Poster C29, Sunday, March 25, 1:00-3:00 pm, Exhibit Hall C
Effective connectivity via brain oscillations during cognitive control post-concussion
Natasha Fansiwala1, Stephanie E. Barlow1, Paolo Medrano1, Robert S. Ross1; 1University of New Hampshire
Concussions may impact the brain through network activity alterations. Brain oscillations underlie how brain regions communicate with each other. Rule-switching requires engagement of cognitive control mechanisms, which are related to alpha (8-12 Hz) and beta (13-30 Hz) frequency bands. Therefore, concussions may impact rule-switching behavior through changes in effectivity connectivity in alpha and beta bands. The current study examined changes in effective connectivity in alpha and beta during a rule-switching task in participants that had suffered two or more concussions. Thirty-six participants, matched for age and gender, underwent EEG recording during a rule-switching task (n = 17 controls, n = 19 with concussion). Unique visual stimuli containing red or green, and circle or square dimensions were presented on every trial. A cue was given prior to each stimulus presentation informing participants which rule to use on the current trial. The rule changed after 3-5 trials which were named switch trials. The data was analyzed using MATLAB with the EEGLAB plugin groupSIFT. These preliminary results show that accuracy during switch trials is less for those with concussions compared to controls. Additionally, results suggest there may be an effective connectivity difference from left frontal superior cortex to right insula at 750 ms post-cue in the beta band in people with multiple concussions. There may also be effective connectivity differences between left insula to right postcentral cortex 650-900 ms post-cue in the alpha and beta band. These results may suggest that concussions change network activity in oscillatory bands associated with control.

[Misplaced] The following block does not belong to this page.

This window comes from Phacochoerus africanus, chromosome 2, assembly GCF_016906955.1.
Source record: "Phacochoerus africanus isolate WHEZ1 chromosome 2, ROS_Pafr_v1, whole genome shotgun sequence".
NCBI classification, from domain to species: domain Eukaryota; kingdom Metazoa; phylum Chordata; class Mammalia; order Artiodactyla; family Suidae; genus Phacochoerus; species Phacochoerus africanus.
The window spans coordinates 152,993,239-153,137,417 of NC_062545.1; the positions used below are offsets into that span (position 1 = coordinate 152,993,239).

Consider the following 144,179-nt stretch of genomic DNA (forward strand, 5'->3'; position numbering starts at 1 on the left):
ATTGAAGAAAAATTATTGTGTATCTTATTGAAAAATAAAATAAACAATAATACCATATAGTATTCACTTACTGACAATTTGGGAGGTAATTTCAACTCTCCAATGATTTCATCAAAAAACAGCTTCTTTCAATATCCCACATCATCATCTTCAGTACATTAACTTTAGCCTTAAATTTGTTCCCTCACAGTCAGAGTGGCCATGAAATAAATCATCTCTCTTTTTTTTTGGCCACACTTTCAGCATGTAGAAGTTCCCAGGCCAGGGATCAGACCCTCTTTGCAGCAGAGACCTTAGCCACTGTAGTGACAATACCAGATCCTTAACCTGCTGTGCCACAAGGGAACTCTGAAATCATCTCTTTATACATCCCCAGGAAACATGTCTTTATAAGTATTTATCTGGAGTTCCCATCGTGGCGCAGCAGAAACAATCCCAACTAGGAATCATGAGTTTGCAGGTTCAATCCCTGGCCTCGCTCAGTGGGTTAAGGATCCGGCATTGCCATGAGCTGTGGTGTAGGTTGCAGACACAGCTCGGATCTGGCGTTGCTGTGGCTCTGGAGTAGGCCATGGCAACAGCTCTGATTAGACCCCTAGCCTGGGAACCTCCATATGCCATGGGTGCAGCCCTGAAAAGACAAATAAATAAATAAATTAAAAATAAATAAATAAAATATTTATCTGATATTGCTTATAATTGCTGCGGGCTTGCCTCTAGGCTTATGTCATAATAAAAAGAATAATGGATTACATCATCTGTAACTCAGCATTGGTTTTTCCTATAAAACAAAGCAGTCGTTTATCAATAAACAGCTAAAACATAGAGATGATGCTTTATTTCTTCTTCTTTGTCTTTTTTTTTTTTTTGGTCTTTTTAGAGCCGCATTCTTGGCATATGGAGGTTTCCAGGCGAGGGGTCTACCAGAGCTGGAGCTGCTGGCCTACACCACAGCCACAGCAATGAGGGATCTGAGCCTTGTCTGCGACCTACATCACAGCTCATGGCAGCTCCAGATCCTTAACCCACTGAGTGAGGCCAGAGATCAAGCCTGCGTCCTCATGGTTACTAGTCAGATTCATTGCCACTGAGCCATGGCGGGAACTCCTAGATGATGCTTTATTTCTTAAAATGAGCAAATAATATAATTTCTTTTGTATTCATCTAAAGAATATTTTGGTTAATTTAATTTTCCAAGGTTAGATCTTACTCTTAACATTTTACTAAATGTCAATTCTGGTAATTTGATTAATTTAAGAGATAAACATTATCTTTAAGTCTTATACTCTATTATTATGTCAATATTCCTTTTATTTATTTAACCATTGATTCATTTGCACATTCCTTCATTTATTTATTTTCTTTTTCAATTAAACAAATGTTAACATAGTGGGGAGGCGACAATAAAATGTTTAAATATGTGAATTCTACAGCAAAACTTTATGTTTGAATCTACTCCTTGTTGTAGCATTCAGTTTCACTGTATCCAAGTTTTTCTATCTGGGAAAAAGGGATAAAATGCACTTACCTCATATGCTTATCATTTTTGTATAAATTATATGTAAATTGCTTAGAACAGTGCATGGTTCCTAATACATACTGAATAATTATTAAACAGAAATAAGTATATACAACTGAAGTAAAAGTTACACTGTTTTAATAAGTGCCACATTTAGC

Topic Area: EXECUTIVE PROCESSES: Goal maintenance & switching